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9 Housing

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Ainu History and Culture


1●Ainu People
2●Eating Habits
3●Wild Vegetable
4●Fishing
5●Hunting
6●Agriculture
7●Clothing
8●Ornaments
9●Housing
10●Religion/"Sending Spirits Back"
11●Life of the Ainu
12●Sacred Dances
13●Oral Literature
14●Language
15●Ainu Museum

Village Location

A village is called "kotan" in the Ainu language. Kotan were located in river basins and seashores where food was readily available, particularly in the basins of rivers through which salmon went upstream. A village consisted basically of a paternal clan. The average number of families was four to seven, rarely reaching more than ten. In the early modern times, the Ainu people were forced to labor at the fishing grounds of the Japanese. Ainu kotan were also forced to move near fishing grounds so that the Japanese could secure a labor force. When the Japanese moved to other fishing grounds, Ainu kotan were also forced to accompany them. As a result, the traditional kotan disappeared and large villages of several dozen families were formed around the fishing grounds.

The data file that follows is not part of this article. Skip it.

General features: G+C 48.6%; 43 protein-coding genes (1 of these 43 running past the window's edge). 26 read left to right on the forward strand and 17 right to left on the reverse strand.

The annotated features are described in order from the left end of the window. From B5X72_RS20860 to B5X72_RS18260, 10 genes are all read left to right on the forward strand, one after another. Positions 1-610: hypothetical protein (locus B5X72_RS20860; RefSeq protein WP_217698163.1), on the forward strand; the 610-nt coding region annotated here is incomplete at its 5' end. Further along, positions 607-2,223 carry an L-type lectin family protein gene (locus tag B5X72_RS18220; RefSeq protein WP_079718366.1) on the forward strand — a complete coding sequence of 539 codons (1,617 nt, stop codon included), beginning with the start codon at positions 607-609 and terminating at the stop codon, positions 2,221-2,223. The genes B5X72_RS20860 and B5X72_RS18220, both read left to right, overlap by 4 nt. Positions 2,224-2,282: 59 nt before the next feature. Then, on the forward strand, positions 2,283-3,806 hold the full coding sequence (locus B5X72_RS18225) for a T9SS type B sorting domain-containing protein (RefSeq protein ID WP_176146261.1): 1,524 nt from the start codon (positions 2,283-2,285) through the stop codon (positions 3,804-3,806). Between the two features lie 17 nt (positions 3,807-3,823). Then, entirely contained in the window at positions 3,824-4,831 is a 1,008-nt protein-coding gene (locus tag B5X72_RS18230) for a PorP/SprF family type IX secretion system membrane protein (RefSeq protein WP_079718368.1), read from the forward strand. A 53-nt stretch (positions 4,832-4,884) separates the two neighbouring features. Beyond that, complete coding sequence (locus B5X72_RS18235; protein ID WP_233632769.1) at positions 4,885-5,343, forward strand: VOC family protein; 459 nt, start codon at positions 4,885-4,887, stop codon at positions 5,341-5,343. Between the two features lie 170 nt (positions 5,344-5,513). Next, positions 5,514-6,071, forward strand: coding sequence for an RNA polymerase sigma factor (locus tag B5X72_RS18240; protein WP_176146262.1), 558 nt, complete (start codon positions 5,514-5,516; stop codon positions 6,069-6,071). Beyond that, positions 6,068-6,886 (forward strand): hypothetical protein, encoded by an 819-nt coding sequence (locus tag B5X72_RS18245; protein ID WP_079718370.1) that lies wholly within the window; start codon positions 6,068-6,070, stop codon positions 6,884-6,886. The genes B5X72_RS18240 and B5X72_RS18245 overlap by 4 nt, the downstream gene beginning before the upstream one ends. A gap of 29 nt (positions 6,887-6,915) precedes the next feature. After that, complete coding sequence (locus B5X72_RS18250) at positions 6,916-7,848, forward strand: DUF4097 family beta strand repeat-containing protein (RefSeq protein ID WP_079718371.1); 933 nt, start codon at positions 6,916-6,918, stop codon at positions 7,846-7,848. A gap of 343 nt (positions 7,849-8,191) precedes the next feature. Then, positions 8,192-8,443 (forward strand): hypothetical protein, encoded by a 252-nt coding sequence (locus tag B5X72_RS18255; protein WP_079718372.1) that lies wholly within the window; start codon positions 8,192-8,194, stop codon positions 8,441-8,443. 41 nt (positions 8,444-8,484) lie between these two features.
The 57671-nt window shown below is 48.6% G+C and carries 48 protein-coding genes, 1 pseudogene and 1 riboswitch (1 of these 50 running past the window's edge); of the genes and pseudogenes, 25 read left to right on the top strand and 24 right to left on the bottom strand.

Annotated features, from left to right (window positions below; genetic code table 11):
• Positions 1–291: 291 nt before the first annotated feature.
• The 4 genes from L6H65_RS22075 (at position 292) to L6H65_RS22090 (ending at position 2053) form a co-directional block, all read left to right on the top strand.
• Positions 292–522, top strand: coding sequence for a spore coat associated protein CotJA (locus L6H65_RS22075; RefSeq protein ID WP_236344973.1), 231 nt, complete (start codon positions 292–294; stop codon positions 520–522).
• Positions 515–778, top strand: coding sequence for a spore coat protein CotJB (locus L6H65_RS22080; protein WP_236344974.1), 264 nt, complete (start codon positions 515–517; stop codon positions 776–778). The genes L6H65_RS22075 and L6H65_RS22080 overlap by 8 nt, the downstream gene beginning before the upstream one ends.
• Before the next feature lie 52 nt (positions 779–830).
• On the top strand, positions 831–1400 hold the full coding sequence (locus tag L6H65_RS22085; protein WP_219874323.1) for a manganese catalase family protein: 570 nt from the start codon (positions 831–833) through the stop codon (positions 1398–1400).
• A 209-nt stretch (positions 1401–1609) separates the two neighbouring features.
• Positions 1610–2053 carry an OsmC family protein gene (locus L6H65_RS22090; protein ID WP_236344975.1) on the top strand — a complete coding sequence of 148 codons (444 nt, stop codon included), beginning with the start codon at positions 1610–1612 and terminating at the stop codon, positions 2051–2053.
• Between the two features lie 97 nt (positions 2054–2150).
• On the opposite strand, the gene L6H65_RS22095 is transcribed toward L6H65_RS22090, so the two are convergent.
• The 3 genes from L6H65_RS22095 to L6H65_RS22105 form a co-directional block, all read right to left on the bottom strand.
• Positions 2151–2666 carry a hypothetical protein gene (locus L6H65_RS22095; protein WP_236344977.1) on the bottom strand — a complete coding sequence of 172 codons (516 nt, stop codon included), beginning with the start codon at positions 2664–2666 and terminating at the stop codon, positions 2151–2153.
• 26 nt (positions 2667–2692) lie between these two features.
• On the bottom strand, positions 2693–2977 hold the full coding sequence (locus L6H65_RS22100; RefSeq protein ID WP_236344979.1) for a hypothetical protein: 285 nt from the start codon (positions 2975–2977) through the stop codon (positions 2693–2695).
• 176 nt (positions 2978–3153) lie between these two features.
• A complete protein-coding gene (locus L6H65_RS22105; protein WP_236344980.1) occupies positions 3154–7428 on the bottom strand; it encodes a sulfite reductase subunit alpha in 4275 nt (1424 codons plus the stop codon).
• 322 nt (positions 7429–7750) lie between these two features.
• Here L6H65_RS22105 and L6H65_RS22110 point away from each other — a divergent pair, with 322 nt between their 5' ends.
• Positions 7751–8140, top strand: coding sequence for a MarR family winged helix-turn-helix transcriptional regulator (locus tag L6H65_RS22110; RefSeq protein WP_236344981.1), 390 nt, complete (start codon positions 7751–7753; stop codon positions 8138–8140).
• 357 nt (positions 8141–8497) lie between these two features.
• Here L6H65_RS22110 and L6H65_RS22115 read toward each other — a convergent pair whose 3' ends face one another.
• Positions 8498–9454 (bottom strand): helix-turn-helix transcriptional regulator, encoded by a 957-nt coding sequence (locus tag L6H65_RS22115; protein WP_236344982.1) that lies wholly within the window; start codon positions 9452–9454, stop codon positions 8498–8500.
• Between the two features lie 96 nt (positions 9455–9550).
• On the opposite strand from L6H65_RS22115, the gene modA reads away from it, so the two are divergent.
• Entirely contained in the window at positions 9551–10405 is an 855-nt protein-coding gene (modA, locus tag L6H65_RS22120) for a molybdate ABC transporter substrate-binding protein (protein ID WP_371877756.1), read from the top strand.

Ainu house in the Taisho era

Housing

Kotan houses were made of cogon grasses, bamboo grass, barks, etc. The length lay east to west or parallel to a river. A house was about seven meters by five with an entrance at the west end that also served as a storeroom. The house had three windows, including the "rorun-puyar," a window located on the side facing the entrance (at the east side) , through which gods entered and left and ceremonial tools were taken in and out. The Ainu have regarded this window as sacred and have been told never to look in through it. A house had a fireplace near the entrance. The husband and wife sat on the fireplace's left side (called "shiso") . Children and guests sat facing them on the fireplace's right side (called "harkiso"). The house had a platform for valuables called "iyoykir" behind the shiso. The Ainu placed "shintoko"(hokai) and "ikayop" (quivers) there.

Inside of Ainu house in the Edo era
(『ezoshimakikan』)

Outbuildings

Outbuildings included separate lavatories for men called "ashinru" and for women called "menokoru", a "pu" (storehouse) in which food was stored, a "heper set" (cage for young bear) , and drying-racks for fish and wild plants. An altar "nusasan" faced the east side of the house (rorunpuyar). The Ainu held such ceremonies there as "lyomante. " a ceremony to send the spirit of a bear to the gods.

"pu" and "heper set"

Ainu Museum 3-4, Wakakusa-cho 2-chome, Shiraoi-gun, Hokkaido, JAPAN 059-0902

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